Notice & Comment

Administrative Law SSRN Reading List, April 2018 Edition

SSRNMay has gotten away from me with final exam grading and the start of my law school’s Washington, DC, summer program, which I direct.  But here is the April 2018 edition of the most-downloaded recent papers (those announced in the last 60 days) from SSRN’s U.S. Administrative Law eJournal, which is edited by Bill Funk.

  1. The New World of Agency Adjudication by Christopher J. Walker and Melissa F. Wasserman (California Law Review forthcoming) [CJW Note: Over at Written Description last month, Lisa Ouellette posted a thoughtful review of our article. Earlier this month Melissa and I also published an essay at The Regulatory Review on this article and the implications of the Supreme Court’ decision in Oil States for the future of agency adjudication at the Patent Office.]
  1. Petitioning and the Making of the Administrative State by Maggie McKinley (127 Yale Law Journal 1538 (2018)) [CJW Note: This is a fascinating historical dive into the petitioning process and its role in the administrative state from a new voice in the field. McKinley just joined U Penn law, and I’m so looking forward to her future work.]
  1. Administrative Law’s Political Dynamics by Kent Barnett, Christina Boyd & Christopher Walker (Vanderbilt Law Review forthcoming) [Last month I did a quick post about our new article over at the Law and Liberty blog, provocatively titled The Federalist Society’s Chevron Deference Dilemma, in which I suggested that Chervon deference *may* have the benefit of reining in partisanship in judicial decisionmaking. The post indeed provoked a passionate response by Philip Hamburger.]
  1. Remedial Chevron by F. Andrew Hessick (North Carolina Law Review forthcoming) [CJW Note: In this paper my co-blogger Andy provocatively argues that Chevron deference should be transformed from an interpretive tool to a limitation of the remedial power of the courts. Caprice Roberts reviewed the article over at Jotwell earlier this month.]
  1. Norming in Administrative Law by Jonathan S. Masur & Eric A. Posner (Duke Law Journal forthcoming) [CJW Note: As one would expect from a Masur-Posner collaboration, this is a terrific read. In this paper, Masur and Posner argue that federal agencies often engage in the problematic practice of “norming” — “survey[ing] the practices of firms in a regulated industry and choose a standard somewhere within the distribution of existing practices, often no higher than the median.”]
  1. Statutory Interpretation on the Bench: A Survey of Forty-Two Judges on the Federal Courts of Appeals by Abbe R. Gluck & Richard A. Posner (131 Harvard Law Review 1298 (2018)) [CJW Note: Another pathbreaking empirical study by Gluck, this one coauthored with retired Judge Posner. The findings of circuit judges’ perceptions of Chevron deference are particularly interesting: the D.C. Circuit judges seem to mostly love it, while circuit judges outside the beltway apparently mostly dislike the doctrine.]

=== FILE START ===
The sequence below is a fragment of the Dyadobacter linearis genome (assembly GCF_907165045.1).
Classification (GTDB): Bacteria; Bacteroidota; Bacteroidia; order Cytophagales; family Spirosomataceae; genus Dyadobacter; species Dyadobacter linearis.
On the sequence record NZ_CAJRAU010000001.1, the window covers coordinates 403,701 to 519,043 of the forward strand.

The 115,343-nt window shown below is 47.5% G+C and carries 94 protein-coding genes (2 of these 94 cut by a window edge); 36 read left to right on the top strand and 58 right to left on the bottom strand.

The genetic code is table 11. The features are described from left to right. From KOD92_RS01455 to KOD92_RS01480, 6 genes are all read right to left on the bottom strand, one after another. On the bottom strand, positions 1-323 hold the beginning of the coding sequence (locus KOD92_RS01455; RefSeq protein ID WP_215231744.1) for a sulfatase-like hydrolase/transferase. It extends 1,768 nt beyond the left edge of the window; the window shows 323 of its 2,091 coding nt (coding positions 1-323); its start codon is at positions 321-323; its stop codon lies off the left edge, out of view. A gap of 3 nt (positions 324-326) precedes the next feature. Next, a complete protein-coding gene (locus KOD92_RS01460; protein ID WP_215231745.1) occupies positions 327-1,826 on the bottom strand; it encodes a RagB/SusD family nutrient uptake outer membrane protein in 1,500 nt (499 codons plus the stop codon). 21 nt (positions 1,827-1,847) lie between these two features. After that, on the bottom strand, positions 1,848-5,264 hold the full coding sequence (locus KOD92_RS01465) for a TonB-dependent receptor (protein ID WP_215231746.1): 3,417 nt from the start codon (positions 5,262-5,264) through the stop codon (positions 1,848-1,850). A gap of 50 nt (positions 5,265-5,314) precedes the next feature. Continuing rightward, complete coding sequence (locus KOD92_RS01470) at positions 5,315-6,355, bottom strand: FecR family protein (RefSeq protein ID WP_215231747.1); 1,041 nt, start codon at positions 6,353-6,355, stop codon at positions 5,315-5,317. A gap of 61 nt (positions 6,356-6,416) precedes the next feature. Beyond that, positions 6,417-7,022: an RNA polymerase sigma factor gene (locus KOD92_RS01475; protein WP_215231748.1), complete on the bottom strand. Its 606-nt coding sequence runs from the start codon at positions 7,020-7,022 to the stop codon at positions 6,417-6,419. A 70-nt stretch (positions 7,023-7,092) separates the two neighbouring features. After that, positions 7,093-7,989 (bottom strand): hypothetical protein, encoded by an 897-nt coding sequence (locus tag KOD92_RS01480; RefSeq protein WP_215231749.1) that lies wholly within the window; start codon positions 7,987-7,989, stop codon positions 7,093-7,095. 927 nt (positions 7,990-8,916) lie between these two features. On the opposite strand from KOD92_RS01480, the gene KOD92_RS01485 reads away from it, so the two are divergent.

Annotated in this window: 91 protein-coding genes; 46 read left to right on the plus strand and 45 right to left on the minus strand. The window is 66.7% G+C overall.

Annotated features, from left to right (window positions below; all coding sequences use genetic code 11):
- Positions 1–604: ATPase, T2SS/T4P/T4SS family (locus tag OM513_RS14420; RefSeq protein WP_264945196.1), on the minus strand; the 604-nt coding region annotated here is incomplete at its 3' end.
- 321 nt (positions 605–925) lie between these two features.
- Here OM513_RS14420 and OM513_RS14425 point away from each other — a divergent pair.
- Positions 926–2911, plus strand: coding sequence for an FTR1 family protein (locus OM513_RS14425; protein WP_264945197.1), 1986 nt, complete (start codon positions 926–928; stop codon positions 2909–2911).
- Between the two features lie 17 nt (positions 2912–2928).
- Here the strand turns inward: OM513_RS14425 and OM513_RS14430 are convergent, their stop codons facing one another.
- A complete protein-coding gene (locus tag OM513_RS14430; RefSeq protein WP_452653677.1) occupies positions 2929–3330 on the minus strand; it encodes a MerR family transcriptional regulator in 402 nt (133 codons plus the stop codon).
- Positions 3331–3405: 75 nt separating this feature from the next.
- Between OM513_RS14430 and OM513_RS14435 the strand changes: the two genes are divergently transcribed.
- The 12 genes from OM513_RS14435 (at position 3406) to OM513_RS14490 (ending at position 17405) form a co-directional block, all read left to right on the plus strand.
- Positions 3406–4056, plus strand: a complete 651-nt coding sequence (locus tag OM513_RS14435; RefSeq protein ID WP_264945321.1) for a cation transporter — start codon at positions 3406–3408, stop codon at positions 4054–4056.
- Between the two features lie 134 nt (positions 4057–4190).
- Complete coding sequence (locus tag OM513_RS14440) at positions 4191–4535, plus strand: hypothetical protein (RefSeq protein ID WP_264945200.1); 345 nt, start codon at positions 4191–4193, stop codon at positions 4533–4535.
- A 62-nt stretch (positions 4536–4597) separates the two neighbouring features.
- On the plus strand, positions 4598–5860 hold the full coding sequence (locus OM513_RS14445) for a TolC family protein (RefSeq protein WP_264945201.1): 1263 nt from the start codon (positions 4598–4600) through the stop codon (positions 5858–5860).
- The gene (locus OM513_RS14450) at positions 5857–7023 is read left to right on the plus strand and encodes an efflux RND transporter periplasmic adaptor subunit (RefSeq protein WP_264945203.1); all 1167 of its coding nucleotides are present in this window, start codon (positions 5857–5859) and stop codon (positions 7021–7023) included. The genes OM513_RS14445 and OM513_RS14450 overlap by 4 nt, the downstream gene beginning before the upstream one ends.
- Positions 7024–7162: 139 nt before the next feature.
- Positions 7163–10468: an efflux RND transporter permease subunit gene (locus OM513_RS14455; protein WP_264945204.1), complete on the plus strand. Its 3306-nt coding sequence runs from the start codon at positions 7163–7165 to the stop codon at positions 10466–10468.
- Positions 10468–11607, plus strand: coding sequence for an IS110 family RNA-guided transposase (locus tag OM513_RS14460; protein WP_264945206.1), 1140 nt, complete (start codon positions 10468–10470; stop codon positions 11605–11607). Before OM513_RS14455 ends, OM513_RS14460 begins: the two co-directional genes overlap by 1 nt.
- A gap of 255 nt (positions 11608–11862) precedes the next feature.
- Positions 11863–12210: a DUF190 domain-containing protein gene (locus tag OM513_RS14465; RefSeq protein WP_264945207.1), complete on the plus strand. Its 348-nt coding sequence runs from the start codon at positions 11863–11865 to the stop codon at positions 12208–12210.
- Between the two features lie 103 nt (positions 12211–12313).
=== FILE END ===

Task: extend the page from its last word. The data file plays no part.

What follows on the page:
1. Government Standing and the Fallacy of Institutional Injury by Tara Leigh Grove (University of Pennsylvania Law Review forthcoming) [CJW Note: Anything Grove writes is a must-read, and this paper is no exception. Here, Leigh argues against any special standing for government institutions.]
  1. Bid Protests: The RAND Study of DOD Protests at the GAO and the COFC by Steven L. Schooner (Nash & Cibinic Report, V. 32, 2018) [CJW Note: Government contracts scholar Schooner has an interesting, breezy take on a new RAND study on bid protests.]
  1. The Operational and Administrative Militaries by Mark Nevitt (Georgia Law Review forthcoming) [CJW Note: This is pretty far outside my normal reading list, but looks fascinating as Nevitt argues that the military today consists of two separate ones, as the title suggests: the fighting, operational military, and the administrative, training one.]
  1. Replacing the Flawed Chevron Standard by Brian G. Slocum (William & Mary Law Review forthcoming) [CJW Note: Slocum adds his voice to the Chevron (somewhat) skeptics crowd, arguing that courts should more carefully distinguish ambiguities that courts should resolve from those that should be left for agencies to address reasonably.]

For more on why SSRN and this eJournal are such terrific resources for administrative law scholars and practitioners, check out my first post on the subject here. You can check out the full rankings, updated daily, here.

Thanks to my terrific research assistant Kaile Sepnafski for helping put together this monthly post (and congrats Kaile on graduating!). I’ll report back at the start of June with the next edition (and a new research assistant).

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